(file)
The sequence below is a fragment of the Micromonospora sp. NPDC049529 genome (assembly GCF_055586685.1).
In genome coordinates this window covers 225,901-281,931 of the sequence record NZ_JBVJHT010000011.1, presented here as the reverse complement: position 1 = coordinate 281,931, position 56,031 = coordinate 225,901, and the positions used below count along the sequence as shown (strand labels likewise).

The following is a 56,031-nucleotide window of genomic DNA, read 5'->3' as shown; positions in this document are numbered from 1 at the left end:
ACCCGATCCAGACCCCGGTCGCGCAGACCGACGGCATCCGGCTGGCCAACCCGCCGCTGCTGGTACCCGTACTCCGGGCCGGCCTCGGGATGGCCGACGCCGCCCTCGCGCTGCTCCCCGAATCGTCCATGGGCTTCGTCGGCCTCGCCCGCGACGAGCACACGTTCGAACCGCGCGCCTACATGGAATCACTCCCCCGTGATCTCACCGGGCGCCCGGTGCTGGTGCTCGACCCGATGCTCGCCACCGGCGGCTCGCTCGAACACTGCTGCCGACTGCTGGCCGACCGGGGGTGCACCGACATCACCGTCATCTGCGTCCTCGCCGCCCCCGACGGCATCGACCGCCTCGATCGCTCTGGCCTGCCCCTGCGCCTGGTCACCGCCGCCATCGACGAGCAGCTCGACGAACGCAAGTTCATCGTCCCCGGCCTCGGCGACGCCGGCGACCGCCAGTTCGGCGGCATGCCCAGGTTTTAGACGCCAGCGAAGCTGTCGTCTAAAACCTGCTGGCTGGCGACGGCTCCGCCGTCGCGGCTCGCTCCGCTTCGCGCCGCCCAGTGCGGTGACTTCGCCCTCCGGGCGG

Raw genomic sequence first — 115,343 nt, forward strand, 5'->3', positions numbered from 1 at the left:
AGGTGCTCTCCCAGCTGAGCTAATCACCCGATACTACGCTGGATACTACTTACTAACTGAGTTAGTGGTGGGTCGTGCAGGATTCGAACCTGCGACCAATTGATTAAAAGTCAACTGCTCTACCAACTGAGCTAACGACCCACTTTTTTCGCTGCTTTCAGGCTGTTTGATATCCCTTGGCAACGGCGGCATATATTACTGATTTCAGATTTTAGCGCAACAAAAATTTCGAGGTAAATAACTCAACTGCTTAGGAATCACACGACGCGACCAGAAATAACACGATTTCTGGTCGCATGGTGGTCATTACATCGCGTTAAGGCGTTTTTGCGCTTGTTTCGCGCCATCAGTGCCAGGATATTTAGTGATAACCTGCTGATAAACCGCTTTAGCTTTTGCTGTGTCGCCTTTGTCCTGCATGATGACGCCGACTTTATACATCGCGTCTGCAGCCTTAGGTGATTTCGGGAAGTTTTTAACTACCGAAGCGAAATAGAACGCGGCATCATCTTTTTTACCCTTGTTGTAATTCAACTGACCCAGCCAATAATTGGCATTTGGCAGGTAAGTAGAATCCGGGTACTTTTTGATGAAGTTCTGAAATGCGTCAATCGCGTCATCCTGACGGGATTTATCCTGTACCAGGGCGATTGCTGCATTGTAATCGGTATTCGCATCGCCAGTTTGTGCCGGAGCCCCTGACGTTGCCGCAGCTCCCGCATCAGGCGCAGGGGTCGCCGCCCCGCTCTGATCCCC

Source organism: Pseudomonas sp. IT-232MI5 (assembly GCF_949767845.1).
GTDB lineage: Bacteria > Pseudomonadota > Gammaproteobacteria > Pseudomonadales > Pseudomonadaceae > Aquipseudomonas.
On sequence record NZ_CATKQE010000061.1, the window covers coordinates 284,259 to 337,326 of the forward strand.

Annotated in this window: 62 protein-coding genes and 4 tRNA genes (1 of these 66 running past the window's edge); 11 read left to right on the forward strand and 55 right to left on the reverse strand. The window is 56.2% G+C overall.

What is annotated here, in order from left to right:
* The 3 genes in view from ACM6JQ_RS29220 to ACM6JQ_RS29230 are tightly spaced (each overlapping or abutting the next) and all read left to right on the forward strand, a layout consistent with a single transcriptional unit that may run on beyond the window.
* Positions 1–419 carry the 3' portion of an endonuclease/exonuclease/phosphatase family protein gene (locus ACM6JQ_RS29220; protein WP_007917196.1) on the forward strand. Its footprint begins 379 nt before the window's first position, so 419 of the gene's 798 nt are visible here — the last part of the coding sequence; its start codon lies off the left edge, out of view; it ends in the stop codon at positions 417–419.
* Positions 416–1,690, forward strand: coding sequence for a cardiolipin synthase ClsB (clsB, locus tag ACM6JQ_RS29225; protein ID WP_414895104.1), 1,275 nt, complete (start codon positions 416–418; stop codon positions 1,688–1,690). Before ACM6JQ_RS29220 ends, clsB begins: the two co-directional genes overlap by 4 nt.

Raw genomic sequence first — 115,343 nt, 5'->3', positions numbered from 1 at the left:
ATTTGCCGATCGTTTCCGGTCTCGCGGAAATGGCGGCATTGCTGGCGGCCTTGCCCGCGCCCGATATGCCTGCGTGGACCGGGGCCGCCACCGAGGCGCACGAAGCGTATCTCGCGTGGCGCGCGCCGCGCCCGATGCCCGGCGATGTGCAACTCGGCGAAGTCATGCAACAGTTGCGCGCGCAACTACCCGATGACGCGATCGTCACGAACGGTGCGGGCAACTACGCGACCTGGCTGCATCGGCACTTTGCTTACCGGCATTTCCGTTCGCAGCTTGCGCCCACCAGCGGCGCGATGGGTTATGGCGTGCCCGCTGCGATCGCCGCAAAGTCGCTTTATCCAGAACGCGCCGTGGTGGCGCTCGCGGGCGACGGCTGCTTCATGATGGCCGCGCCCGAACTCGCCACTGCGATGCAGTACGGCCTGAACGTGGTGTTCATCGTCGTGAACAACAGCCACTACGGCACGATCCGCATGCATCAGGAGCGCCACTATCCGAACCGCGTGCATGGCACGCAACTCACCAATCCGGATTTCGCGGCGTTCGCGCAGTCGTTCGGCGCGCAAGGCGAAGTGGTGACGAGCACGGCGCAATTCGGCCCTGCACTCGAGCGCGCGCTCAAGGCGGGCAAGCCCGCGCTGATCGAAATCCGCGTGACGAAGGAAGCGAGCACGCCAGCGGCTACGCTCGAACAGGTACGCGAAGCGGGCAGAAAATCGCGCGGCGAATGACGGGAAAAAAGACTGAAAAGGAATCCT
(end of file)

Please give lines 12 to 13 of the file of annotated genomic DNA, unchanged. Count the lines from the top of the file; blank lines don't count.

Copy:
* The 3 genes in view from ACM6JQ_RS29220 to ACM6JQ_RS29230 are tightly spaced (each overlapping or abutting the next) and all read left to right on the forward strand, a layout consistent with a single transcriptional unit that may run on beyond the window.
* Positions 1–419 carry the 3' portion of an endonuclease/exonuclease/phosphatase family protein gene (locus ACM6JQ_RS29220; protein WP_007917196.1) on the forward strand. Its footprint begins 379 nt before the window's first position, so 419 of the gene's 798 nt are visible here — the last part of the coding sequence; its start codon lies off the left edge, out of view; it ends in the stop codon at positions 417–419.